When you file a disability claim with the Social Security Administration (SSA) for yourself or someone else, consider yourself in a new relationship with the SSA. This relationship is focused on developing and completing the record in order to gain a favorable decision. (Not so romantic, right?) As it is in all relationships, each side has a responsibility to do their part. It’s important to understand your responsibilities, as well as the SSA’s responsibilities, when it comes to developing the record. Let’s take a look at the regulated guidelines that will guide you through the process.
20 C.F.R. § 404.1512 and 416.912
Once you have filed, your responsibility in developing the record is to provide the following:
Evidence, such as medical sources
Vocational Factors, such as age, education, training, and work experience
Activities of daily living
Any work activity after the relevant date in your case (AOD, DLI, etc.)
Most income is reported by the IRS on a quarterly basis, so be sure to provide the evidence throughout the adjudicative process.
The SSA is responsible for developing the record at least 12 months prior to the application filing date, date last insured, alleged onset date, ending date of the seven-year period for widow’s benefits, or age 22.
The SSA will also develop work history and order a consultative examination (if necessary) to fully develop and adjudicate the claim. Ordering a consultative examiner is important if there is not enough evidence to fully evaluate the severity of an impairment.
*If a consultative examination is ordered, make sure you/claimant attend the examination.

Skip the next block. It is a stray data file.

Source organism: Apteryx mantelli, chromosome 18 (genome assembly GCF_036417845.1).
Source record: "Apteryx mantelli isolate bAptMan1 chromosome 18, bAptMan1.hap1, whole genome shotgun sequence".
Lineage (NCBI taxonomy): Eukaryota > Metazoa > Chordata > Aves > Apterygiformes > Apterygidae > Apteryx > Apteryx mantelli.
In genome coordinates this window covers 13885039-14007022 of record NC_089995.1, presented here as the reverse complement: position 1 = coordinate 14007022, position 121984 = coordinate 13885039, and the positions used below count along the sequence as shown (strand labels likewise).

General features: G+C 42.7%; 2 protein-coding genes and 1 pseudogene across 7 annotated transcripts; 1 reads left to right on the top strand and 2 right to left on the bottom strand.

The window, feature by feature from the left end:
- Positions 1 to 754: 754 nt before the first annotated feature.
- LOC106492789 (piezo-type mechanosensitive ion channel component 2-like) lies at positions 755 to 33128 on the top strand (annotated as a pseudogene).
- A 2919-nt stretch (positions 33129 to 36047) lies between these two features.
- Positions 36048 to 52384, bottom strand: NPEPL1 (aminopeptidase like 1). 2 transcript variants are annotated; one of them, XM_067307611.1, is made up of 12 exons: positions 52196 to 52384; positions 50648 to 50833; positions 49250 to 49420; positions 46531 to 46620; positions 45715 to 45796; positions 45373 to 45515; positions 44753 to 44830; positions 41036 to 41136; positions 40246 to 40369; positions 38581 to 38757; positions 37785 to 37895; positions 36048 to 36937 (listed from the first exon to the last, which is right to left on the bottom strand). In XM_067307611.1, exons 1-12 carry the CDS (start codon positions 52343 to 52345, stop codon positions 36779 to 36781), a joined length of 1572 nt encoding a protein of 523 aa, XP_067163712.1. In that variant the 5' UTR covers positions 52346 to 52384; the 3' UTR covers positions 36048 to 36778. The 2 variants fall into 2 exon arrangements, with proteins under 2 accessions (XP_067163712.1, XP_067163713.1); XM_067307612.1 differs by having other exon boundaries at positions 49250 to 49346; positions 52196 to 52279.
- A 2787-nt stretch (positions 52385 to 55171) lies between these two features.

Social Security Ruling 17-4p
SSR 17-4p clarifies it is primarily your responsibility to develop the record.
At the hearing level, you must submit or inform the Office of Hearings Operation/ALJ about written evidence at least 5 business days before the date of the scheduled hearing. When you inform prior to the hearing, the written information must be specific. For example, include the source, dates of treatment, and why the information is relevant to the issue of disability.
Note that an ALJ can file a grievance if there is a pattern of not acting in “good faith” to obtain and timely submit evidence.
The SSA will make an initial request and a follow up within 20 days. They will also request evidence if they are properly informed.
Finally, the Appeals Council will consider “new and material” evidence that relates to the period on or before the ALJ decision is issued, and it is likely to change the decision.
HALLEX emphasizes the ALJ’S responsibility to “fully and fairly” develop the record and document all attempts to obtain evidence. The ALJ must document all attempts to obtain evidence to prove he or she made every reasonable effort to obtain the evidence.
Documenting the record is essential to show that the ALJ informed you of the need for specific evidence to decide an issue, as well as gave you an adequate opportunity to obtain and submit the requested evidence. When the evidence is received, the ALJ must decide whether to admit it into the record as an exhibit.
*Do not expect an ALJ to enforce or provide a subpoena to obtain evidence
Receiving an Unfavorable Decision
If you’ve received an unfavorable decision and you believe the ALJ did not uphold their duty to develop the record or the AC should have considered new evidence, you may be able to file an appeal. You can purchase the Appeals Brief here or schedule a 1-hour consultation to explore your options.